Japanese car giant Toyota has lost an appeal to the Federal Court in Australia and must pay up to $1.3 billion to more 250,000 HiLux, Prado and Fortuner owners of 4WD vehicles installed with faulty diesel particulate filters.
In April last year, the Federal Court found that there was a “core defect” with the anti-pollution devices on some of Toyota’s most popular diesel four-wheel-drives.
The defect was on 264,170 vehicles manufactured between October 2015 and April 2020. The defect resulted in vehicles producing excessive white smoke due to a clogged exhaust system caused by a defective diesel particulate filter.
The Federal Court had ordered Toyota to compensate the owners of affected vehicles with a payment of 17.5% of the vehicle’s “average retail price”. Toyota launched an appeal in June 2022.
No compensation for millions forced to breath polluted air
While the vehicle owners themselves will be compensated for the faulty filters, there will be no compensation for citizens living in cities and towns who had to breath in the higher levels of pollution caused by Toyota’s faulty exhaust system.
More and more studies are showing the terrible health impacts of diesel particulate pollution on our society.
A world-first study published in February showed that exposure to diesel exhaust pollution can dull human brains within hours.
Another study published last month showed that in addition to 12,000 cardiovascular hospitalisations, 66,000 active asthma cases, and almost 7,000 respiratory hospitalisations, petrol and diesel exhaust pollution could cause more than 11,000 premature deaths per year in Australia.
That’s about ten times more deaths than road accidents cause in Australia each year.
Greenpeace welcomes Federal Court’s decision
Greenpeace campaigner Jo Rafalowicz says the appeal showed Toyota trying to avoid responsibility for its faulty diesels.
“This case is one more in a long line of dodgy behaviour from Toyota when it comes to pollution from its cars: disguise, defeat and deny is their modus operandi,” said Rafalowicz.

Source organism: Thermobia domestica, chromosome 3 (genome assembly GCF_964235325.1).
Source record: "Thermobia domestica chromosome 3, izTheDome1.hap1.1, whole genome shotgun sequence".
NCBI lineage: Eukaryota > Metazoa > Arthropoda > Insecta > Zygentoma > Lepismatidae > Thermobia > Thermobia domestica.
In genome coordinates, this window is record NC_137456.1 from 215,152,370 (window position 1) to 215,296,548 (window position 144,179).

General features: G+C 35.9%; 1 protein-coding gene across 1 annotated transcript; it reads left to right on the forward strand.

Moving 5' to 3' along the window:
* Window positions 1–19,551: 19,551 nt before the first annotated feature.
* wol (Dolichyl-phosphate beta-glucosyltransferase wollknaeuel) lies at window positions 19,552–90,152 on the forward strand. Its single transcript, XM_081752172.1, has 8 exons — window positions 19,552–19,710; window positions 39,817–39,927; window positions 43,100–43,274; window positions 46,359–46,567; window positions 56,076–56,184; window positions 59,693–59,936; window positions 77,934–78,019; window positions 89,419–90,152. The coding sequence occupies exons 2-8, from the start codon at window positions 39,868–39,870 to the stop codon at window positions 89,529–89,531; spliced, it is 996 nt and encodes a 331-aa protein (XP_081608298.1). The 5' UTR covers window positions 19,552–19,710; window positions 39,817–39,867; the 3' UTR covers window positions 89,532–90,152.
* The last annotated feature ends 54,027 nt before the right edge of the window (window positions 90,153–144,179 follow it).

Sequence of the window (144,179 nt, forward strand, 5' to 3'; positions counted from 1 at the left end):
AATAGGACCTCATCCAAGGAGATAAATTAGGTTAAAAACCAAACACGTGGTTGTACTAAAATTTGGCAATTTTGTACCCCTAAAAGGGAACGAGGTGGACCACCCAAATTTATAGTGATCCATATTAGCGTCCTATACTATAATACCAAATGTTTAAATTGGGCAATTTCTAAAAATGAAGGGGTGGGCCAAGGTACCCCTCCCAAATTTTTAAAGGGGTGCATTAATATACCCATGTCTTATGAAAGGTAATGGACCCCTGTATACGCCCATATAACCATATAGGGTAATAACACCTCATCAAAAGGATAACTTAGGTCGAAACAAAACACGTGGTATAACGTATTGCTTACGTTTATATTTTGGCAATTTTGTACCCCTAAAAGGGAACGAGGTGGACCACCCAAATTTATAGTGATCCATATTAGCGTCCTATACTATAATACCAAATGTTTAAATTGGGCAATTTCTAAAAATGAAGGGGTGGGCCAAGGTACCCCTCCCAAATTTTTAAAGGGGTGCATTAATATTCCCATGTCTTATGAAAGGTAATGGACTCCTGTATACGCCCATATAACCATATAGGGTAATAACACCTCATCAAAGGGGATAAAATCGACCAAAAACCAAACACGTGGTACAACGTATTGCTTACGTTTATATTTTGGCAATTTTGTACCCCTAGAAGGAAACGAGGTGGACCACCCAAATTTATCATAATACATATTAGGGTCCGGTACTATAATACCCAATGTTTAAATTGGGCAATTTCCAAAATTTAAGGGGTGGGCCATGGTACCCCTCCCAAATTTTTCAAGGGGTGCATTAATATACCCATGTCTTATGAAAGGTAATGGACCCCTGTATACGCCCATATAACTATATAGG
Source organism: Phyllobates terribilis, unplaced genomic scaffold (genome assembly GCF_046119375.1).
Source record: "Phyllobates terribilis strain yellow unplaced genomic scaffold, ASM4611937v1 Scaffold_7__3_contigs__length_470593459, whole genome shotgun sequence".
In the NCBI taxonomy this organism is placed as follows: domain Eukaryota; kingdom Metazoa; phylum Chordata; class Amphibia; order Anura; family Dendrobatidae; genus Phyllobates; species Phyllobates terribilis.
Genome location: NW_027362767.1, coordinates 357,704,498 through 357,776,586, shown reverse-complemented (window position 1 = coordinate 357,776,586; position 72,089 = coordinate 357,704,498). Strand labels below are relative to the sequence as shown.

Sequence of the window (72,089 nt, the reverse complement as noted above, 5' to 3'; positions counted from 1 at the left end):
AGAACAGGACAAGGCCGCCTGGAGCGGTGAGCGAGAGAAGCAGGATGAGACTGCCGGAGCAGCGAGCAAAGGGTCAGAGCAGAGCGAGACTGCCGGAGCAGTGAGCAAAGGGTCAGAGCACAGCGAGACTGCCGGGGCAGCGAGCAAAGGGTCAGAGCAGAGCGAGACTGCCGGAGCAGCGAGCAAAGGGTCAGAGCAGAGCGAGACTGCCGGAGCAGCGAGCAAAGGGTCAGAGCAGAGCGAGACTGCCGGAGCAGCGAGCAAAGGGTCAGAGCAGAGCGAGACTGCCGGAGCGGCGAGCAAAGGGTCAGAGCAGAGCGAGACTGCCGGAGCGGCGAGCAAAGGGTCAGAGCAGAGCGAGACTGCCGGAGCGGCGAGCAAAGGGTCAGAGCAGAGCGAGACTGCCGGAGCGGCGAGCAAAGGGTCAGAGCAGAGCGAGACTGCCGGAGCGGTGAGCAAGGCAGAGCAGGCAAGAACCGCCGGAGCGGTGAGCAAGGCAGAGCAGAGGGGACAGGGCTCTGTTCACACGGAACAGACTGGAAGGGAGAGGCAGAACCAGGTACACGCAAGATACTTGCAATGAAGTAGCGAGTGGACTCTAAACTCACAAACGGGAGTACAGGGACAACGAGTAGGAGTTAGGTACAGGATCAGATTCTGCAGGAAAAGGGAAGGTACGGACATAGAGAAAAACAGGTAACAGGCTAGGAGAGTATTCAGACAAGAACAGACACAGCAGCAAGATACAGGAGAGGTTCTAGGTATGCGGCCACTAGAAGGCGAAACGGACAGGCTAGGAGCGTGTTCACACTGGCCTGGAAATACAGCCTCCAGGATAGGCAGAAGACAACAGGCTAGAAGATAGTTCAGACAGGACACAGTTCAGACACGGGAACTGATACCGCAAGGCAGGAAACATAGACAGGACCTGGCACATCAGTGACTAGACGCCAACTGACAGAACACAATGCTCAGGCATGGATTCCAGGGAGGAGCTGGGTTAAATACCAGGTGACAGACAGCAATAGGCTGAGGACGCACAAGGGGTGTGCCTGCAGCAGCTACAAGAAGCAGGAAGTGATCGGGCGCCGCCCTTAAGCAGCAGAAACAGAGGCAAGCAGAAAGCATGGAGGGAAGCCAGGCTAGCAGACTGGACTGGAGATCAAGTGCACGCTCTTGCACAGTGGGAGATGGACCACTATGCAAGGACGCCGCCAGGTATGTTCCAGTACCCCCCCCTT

“While once a leader in clean car technology, Toyota has fallen way behind the pack. This latest example shows Toyota is willing to release cars with ‘core defects’ leading to excess pollution and higher costs for their owners – and it took a court case for them to take responsibility.
“We cannot trust Toyota when it comes to pollution from vehicles while it continues to greenwash its environmental credentials.”
Greenpeace says that Toyota is facing a similar class action concerning ‘defeat devices’ in Victoria’s Supreme Court, over the devices’ different level of emissions in test environments compared to normal use.
Toyota also referred to ACCC over greenwashing
The appeal loss for Toyota comes in the same month that it was reported to Australia’s consumer watchdog for “greenwashing” asking it to investigate if Toyota’s environmental claims are deceptive or misleading.
The car giant could face fines of up to $50 million after it was referred to the ACCC by Greenpeace in early March for allegedly making misleading claims regarding the environmental performance of its vehicles and its net zero ambitions.
At the time director of Greenpeace Australia Pacific’s Electrify campaign Lindsay Soutar said: “We believe Toyota Motor Corporation’s advertising is misleading Australian consumers by understating its cars’ emissions and overstating its commitment to clean transport.
“Toyota Motor Corporation makes claims in its advertising that give the false impression the company is leading the transition to clean cars, but the truth is Toyota is not leading the transition but is acting globally to block the take-up of electric vehicles.”
Greenpeace made the complaint just after ACCC announced that it was planning a crackdown on corporate greenwashing.
Daniel Bleakley is a clean technology researcher and advocate with a background in engineering and business. He has a strong interest in electric vehicles, renewable energy, manufacturing and public policy.